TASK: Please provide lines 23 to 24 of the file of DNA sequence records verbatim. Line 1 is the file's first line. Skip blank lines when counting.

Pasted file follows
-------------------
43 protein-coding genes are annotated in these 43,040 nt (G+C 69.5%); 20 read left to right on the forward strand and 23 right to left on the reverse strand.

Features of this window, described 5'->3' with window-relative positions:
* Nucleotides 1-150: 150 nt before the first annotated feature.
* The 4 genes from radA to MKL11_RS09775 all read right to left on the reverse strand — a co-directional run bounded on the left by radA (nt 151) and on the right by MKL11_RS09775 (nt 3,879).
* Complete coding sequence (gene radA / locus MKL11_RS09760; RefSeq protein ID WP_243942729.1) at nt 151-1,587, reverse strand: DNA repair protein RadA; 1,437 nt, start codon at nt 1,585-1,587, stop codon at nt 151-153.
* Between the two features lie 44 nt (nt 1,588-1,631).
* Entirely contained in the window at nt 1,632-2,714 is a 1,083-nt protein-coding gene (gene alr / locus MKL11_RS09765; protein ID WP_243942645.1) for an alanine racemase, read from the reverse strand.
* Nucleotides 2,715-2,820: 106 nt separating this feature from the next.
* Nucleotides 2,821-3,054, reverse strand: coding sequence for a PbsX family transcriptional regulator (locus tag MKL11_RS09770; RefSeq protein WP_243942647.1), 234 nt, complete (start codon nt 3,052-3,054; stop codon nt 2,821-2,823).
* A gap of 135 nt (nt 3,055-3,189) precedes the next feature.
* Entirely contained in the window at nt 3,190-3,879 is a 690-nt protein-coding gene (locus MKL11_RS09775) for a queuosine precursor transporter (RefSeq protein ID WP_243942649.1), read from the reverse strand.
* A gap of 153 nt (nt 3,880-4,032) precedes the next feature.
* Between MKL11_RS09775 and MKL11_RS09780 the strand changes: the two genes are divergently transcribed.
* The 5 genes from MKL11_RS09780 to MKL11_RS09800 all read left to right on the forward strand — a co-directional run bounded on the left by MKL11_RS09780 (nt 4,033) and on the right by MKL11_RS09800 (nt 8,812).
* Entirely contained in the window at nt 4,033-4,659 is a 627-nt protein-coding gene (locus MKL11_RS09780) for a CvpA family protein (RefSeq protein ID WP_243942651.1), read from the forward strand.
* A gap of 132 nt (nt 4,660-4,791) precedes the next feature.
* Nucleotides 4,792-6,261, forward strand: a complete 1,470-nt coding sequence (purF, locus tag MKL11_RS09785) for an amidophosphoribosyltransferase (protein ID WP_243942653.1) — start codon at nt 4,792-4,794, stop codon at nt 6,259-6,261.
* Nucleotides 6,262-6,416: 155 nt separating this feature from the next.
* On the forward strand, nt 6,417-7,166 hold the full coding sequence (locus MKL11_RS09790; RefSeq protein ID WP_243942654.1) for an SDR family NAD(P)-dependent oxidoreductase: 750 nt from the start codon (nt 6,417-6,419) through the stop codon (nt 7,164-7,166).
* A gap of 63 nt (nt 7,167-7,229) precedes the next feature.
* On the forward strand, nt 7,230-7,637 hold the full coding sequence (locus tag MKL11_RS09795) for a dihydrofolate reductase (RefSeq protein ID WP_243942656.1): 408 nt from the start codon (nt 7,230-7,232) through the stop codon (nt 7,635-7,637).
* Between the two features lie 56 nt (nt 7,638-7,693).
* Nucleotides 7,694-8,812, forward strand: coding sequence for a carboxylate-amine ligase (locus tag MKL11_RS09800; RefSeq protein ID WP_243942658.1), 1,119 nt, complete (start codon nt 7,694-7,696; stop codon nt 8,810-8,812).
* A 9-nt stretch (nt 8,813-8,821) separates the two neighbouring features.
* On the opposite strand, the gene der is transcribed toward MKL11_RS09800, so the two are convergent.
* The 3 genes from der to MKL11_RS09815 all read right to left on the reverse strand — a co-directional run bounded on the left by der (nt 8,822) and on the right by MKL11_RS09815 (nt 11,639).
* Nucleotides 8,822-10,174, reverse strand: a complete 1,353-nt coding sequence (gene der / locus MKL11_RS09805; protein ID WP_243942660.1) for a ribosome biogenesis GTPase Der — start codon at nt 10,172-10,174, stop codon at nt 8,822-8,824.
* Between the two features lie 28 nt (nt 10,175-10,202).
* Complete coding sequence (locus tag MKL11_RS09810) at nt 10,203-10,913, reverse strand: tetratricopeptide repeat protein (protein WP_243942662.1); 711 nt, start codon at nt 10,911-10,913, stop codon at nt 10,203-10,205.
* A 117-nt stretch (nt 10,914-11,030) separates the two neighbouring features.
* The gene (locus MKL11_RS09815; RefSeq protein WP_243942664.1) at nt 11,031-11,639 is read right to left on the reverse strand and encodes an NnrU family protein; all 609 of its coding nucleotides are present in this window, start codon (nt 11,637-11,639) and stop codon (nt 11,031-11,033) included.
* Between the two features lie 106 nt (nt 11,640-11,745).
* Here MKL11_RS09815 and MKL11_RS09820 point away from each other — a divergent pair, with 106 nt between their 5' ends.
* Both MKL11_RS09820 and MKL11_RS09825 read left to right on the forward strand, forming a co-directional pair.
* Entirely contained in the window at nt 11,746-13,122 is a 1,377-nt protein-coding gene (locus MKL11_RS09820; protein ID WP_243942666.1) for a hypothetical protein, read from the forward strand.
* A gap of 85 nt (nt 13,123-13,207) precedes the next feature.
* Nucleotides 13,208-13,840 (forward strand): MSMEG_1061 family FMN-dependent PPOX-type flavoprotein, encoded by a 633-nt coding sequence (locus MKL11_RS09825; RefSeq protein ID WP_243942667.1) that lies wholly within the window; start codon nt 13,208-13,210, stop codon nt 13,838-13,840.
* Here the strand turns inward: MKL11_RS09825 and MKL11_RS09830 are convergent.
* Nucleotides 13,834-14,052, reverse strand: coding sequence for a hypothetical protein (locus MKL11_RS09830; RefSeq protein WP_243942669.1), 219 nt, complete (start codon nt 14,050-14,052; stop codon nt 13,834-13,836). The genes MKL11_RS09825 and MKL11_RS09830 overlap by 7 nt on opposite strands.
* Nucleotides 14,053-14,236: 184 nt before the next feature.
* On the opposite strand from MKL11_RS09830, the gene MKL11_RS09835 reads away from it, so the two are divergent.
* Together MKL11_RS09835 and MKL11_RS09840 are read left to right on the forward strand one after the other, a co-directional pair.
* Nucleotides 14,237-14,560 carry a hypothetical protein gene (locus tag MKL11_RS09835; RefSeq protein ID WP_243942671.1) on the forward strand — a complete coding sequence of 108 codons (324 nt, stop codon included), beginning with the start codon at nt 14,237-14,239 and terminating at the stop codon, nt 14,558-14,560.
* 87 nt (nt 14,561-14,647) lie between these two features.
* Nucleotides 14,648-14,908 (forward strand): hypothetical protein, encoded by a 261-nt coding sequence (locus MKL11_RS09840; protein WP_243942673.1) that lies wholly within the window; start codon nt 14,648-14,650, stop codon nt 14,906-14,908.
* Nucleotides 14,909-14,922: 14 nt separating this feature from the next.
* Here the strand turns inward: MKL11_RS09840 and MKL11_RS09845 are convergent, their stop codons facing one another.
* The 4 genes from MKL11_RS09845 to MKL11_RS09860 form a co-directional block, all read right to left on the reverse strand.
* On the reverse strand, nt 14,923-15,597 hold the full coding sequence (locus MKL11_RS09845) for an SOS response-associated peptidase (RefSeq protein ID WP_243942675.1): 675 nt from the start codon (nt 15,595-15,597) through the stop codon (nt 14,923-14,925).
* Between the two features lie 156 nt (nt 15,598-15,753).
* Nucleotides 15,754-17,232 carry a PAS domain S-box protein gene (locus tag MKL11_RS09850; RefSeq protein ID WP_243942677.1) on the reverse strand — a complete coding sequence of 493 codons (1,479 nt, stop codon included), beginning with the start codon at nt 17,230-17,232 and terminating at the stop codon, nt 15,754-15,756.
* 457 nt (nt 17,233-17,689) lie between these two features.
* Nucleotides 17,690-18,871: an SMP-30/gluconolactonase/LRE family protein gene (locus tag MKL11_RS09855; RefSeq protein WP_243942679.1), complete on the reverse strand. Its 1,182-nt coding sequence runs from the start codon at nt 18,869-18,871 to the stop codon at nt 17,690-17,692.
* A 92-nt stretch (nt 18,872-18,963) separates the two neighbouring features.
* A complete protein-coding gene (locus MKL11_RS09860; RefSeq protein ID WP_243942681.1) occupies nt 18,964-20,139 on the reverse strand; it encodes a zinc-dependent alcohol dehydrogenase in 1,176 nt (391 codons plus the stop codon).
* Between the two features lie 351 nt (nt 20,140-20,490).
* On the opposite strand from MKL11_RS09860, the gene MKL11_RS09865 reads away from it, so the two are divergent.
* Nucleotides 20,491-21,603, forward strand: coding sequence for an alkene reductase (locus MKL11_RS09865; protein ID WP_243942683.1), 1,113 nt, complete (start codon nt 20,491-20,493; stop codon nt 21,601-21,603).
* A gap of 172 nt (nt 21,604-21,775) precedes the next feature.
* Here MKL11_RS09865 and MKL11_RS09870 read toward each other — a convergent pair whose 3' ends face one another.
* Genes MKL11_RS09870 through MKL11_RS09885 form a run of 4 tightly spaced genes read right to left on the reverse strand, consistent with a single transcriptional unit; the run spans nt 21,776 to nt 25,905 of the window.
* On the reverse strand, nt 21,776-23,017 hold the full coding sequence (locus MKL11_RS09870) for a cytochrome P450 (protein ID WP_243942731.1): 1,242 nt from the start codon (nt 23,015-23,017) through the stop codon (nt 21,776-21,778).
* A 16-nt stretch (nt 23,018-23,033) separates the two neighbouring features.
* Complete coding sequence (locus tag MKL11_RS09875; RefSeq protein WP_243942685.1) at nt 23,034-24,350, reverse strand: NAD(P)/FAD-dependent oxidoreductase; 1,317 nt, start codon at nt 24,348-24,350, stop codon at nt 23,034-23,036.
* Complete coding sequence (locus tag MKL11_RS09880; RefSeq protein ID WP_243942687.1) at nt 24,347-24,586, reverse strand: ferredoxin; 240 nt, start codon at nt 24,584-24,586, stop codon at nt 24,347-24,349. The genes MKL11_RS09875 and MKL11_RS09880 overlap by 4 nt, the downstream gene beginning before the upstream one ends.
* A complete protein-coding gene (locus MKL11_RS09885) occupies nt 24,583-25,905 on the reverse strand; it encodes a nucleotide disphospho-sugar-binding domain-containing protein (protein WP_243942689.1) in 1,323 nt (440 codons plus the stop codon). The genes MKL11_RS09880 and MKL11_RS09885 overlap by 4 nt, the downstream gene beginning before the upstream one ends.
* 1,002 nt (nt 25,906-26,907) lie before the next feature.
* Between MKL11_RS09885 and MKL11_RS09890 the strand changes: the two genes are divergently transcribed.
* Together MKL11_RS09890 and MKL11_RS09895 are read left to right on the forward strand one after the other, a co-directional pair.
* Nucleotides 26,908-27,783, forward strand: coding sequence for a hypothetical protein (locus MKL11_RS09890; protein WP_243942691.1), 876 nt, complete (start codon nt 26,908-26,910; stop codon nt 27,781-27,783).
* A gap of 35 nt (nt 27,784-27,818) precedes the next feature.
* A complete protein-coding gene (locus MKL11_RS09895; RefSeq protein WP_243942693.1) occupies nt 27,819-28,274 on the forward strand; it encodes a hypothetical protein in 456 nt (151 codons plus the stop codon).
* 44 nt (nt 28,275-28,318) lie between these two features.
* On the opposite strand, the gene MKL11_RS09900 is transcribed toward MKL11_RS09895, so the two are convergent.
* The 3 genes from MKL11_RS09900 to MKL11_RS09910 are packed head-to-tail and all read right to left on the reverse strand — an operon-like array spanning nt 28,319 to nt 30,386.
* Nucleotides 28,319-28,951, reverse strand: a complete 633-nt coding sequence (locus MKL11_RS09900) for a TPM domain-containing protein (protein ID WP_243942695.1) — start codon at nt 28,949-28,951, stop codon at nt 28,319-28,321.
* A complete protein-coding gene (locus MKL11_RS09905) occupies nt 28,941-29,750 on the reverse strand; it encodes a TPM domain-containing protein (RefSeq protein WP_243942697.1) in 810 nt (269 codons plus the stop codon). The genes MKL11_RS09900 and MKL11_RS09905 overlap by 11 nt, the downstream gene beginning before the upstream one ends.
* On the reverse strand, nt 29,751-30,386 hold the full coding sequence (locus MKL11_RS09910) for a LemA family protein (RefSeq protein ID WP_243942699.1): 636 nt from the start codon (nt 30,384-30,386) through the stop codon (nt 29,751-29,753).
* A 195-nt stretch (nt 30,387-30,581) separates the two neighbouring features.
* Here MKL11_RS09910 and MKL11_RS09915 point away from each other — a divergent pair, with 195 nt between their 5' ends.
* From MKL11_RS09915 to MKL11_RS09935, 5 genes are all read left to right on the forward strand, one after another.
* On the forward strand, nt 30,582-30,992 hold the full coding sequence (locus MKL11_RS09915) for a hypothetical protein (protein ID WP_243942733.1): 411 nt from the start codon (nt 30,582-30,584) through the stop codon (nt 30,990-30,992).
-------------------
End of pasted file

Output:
* Nucleotides 7,694-8,812, forward strand: coding sequence for a carboxylate-amine ligase (locus tag MKL11_RS09800; RefSeq protein ID WP_243942658.1), 1,119 nt, complete (start codon nt 7,694-7,696; stop codon nt 8,810-8,812).
* A 9-nt stretch (nt 8,813-8,821) separates the two neighbouring features.